Seven out of nine members of the UC Berkeley Library’s executive leadership team are white. Reflecting a history of colonization, the Library’s collections have too often overlooked perspectives of BIPOC or confined them to the margins. Even our physical spaces are reminders of a legacy of oppression, sitting on the territory of Huichin, the unceded ancestral land of the Chochenyo Ohlone.
In many ways, the Library has long strived to be a champion for all — from pioneering a scanning service that creates accessible versions of books to collecting in more than 400 languages to serving as an international leader in the fight for free, immediate access to research.
But in other ways, we’ve fallen short.
For far too long, we have been bystanders when we could have been fighting for change. This is not to say that we have done nothing: Social justice, equal rights, and equal treatment for all have been bedrock principles of the Library as we fulfill our public mission. But we are not going to pretend that we have done nearly enough. Implicit bias ripples throughout our organization, and we can do better to fulfill our promise of inclusivity in how we collect, who we employ, and how we interact with one another.
Here’s how we’ll start:
- Developing an actionable plan: We created a Task Force on Racial Justice to identify problems, suggest solutions, and hold the organization accountable as we work to address anti-Black actions and injustice against people of color. The task force will develop both initial recommendations and a comprehensive report to help confront the specter of racism in our workplace, in our spaces, and in our services. We will share the reports on our website. The first year of work will be a long-overdue start, not an end.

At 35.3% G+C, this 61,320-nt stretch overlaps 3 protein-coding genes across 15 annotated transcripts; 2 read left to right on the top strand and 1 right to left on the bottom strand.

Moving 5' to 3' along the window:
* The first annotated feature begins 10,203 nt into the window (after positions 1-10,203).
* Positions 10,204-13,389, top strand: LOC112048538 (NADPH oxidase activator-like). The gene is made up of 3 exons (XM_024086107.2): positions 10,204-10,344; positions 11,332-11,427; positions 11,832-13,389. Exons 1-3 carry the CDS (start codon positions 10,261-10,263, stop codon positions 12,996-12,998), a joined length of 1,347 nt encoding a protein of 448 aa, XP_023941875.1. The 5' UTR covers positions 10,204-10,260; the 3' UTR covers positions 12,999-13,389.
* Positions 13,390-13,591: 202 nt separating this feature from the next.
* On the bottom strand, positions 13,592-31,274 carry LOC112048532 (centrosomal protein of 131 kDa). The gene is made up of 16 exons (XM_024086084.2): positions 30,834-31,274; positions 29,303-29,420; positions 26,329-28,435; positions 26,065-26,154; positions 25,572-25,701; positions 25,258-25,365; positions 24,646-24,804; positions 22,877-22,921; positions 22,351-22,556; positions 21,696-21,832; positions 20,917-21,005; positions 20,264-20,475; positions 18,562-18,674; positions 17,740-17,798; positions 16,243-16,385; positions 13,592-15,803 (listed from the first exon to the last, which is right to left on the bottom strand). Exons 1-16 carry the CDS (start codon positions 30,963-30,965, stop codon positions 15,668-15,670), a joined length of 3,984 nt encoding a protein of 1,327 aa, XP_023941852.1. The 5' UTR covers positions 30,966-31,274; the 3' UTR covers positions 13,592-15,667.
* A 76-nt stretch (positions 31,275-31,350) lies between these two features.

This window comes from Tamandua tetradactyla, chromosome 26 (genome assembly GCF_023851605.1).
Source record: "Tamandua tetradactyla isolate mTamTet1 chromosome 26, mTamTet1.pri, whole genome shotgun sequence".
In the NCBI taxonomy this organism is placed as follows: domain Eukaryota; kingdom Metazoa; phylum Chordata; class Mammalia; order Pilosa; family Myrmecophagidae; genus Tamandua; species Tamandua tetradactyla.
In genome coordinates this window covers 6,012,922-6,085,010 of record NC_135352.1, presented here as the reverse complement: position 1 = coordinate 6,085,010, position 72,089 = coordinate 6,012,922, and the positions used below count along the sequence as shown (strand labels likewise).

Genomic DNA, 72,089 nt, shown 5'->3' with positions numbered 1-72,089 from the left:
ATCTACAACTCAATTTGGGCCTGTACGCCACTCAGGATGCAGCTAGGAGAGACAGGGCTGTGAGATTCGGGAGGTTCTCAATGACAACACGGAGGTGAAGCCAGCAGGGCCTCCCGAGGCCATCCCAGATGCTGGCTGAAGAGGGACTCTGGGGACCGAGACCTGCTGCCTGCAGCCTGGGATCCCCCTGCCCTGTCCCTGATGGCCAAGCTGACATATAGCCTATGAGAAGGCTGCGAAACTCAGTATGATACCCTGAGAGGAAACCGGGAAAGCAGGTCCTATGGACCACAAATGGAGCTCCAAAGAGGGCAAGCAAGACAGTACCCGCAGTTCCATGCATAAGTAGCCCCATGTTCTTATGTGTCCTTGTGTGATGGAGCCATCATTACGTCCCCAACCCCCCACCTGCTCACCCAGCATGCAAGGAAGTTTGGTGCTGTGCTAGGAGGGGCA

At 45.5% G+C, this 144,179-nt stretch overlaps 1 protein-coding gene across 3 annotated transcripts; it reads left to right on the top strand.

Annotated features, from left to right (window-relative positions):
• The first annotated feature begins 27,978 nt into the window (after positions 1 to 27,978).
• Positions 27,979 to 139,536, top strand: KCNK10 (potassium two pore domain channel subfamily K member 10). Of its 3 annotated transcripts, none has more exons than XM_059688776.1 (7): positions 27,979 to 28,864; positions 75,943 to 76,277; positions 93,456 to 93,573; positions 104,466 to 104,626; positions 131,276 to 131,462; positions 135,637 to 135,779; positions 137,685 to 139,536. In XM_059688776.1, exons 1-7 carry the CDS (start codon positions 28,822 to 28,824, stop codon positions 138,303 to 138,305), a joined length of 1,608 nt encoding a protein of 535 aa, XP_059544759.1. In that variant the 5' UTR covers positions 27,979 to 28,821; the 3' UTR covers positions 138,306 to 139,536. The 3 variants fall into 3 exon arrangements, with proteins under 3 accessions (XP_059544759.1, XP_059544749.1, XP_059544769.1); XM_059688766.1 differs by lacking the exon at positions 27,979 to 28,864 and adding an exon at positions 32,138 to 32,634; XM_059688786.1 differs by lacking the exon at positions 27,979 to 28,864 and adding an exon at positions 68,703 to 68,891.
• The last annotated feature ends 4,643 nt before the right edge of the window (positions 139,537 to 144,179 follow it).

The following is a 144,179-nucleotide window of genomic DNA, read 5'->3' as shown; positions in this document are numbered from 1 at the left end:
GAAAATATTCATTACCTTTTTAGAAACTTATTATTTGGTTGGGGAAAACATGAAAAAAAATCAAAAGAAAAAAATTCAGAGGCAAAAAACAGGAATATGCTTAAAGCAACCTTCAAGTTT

- Fixing underlying structures: All standing committees and councils are rethinking and revising their charges to help support the Library’s commitment to diversity, equity, and inclusion.
- Engaging the entire organization: All Library employees are now required to complete Berkeley’s introductory training on implicit bias. Members of all search committees must take a class on implicit bias and the hiring process. And all managers and supervisors will complete an expanded six-part series on the influence of implicit bias.
Racism and systemic oppression are centuries-old problems in this country, woven into the fabric of our nation from the very beginning. We recognize that the work that lies ahead will not be easy. Change is a direction, not a destination.
As a Library at a public university, we aim to empower everyone with knowledge in a welcoming, inclusive environment — for our staff and for the community we serve.
Complacency is no longer an option.
We can, and we must, do better.